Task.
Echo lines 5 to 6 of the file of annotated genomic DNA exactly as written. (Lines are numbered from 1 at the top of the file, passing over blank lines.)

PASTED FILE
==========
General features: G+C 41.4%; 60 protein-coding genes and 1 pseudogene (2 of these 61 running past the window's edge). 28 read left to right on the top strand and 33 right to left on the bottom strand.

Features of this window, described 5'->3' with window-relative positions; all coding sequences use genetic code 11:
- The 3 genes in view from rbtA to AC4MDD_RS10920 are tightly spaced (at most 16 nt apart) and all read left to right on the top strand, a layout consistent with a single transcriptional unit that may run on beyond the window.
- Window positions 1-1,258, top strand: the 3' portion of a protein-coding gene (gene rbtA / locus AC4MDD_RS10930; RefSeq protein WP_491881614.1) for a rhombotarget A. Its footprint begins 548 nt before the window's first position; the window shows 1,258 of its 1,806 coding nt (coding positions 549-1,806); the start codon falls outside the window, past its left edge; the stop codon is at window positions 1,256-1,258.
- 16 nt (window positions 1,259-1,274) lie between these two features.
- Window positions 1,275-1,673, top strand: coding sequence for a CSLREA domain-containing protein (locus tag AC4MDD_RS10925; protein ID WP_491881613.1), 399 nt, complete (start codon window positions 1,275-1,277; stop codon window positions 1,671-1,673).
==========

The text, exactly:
- 16 nt (window positions 1,259-1,274) lie between these two features.
- Window positions 1,275-1,673, top strand: coding sequence for a CSLREA domain-containing protein (locus tag AC4MDD_RS10925; protein ID WP_491881613.1), 399 nt, complete (start codon window positions 1,275-1,277; stop codon window positions 1,671-1,673).